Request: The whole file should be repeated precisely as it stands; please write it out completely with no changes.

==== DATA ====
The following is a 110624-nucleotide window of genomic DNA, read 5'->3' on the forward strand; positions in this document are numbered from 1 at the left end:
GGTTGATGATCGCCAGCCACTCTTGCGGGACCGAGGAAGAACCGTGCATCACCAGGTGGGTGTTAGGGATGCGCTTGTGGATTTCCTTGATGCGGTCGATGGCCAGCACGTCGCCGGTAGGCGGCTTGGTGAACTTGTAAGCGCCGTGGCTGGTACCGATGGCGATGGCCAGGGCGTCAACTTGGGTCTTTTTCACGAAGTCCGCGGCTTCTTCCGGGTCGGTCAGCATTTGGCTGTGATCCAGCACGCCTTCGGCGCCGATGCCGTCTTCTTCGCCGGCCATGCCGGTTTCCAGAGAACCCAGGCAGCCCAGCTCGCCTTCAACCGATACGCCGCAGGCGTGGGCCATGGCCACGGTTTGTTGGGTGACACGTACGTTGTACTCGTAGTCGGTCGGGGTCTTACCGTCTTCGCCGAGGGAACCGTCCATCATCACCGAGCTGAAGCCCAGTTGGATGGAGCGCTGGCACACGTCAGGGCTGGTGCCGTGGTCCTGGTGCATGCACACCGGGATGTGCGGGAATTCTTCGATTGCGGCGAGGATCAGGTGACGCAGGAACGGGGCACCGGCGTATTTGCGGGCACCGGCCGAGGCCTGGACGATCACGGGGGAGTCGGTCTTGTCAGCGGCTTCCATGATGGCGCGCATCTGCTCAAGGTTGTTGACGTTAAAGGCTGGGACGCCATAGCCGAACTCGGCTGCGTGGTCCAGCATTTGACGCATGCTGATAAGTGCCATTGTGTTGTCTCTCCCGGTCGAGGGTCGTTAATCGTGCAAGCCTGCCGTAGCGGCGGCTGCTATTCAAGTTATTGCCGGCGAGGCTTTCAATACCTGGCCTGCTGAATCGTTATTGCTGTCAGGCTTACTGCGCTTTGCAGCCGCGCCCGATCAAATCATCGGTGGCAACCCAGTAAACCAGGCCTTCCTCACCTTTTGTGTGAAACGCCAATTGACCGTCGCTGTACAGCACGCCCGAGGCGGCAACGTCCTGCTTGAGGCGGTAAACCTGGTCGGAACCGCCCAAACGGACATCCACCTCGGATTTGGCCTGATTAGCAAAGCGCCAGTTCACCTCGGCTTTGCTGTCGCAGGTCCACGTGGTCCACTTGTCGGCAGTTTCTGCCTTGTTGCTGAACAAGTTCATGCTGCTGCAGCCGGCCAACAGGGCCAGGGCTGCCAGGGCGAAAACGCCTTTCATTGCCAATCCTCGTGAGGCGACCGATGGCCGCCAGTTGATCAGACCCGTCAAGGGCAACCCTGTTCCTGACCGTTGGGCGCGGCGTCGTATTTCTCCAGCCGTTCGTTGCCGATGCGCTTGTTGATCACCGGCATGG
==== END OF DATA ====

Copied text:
The following is a 110624-nucleotide window of genomic DNA, read 5'->3' on the forward strand; positions in this document are numbered from 1 at the left end:
GGTTGATGATCGCCAGCCACTCTTGCGGGACCGAGGAAGAACCGTGCATCACCAGGTGGGTGTTAGGGATGCGCTTGTGGATTTCCTTGATGCGGTCGATGGCCAGCACGTCGCCGGTAGGCGGCTTGGTGAACTTGTAAGCGCCGTGGCTGGTACCGATGGCGATGGCCAGGGCGTCAACTTGGGTCTTTTTCACGAAGTCCGCGGCTTCTTCCGGGTCGGTCAGCATTTGGCTGTGATCCAGCACGCCTTCGGCGCCGATGCCGTCTTCTTCGCCGGCCATGCCGGTTTCCAGAGAACCCAGGCAGCCCAGCTCGCCTTCAACCGATACGCCGCAGGCGTGGGCCATGGCCACGGTTTGTTGGGTGACACGTACGTTGTACTCGTAGTCGGTCGGGGTCTTACCGTCTTCGCCGAGGGAACCGTCCATCATCACCGAGCTGAAGCCCAGTTGGATGGAGCGCTGGCACACGTCAGGGCTGGTGCCGTGGTCCTGGTGCATGCACACCGGGATGTGCGGGAATTCTTCGATTGCGGCGAGGATCAGGTGACGCAGGAACGGGGCACCGGCGTATTTGCGGGCACCGGCCGAGGCCTGGACGATCACGGGGGAGTCGGTCTTGTCAGCGGCTTCCATGATGGCGCGCATCTGCTCAAGGTTGTTGACGTTAAAGGCTGGGACGCCATAGCCGAACTCGGCTGCGTGGTCCAGCATTTGACGCATGCTGATAAGTGCCATTGTGTTGTCTCTCCCGGTCGAGGGTCGTTAATCGTGCAAGCCTGCCGTAGCGGCGGCTGCTATTCAAGTTATTGCCGGCGAGGCTTTCAATACCTGGCCTGCTGAATCGTTATTGCTGTCAGGCTTACTGCGCTTTGCAGCCGCGCCCGATCAAATCATCGGTGGCAACCCAGTAAACCAGGCCTTCCTCACCTTTTGTGTGAAACGCCAATTGACCGTCGCTGTACAGCACGCCCGAGGCGGCAACGTCCTGCTTGAGGCGGTAAACCTGGTCGGAACCGCCCAAACGGACATCCACCTCGGATTTGGCCTGATTAGCAAAGCGCCAGTTCACCTCGGCTTTGCTGTCGCAGGTCCACGTGGTCCACTTGTCGGCAGTTTCTGCCTTGTTGCTGAACAAGTTCATGCTGCTGCAGCCGGCCAACAGGGCCAGGGCTGCCAGGGCGAAAACGCCTTTCATTGCCAATCCTCGTGAGGCGACCGATGGCCGCCAGTTGATCAGACCCGTCAAGGGCAACCCTGTTCCTGACCGTTGGGCGCGGCGTCGTATTTCTCCAGCCGTTCGTTGCCGATGCGCTTGTTGATCACCGGCATGG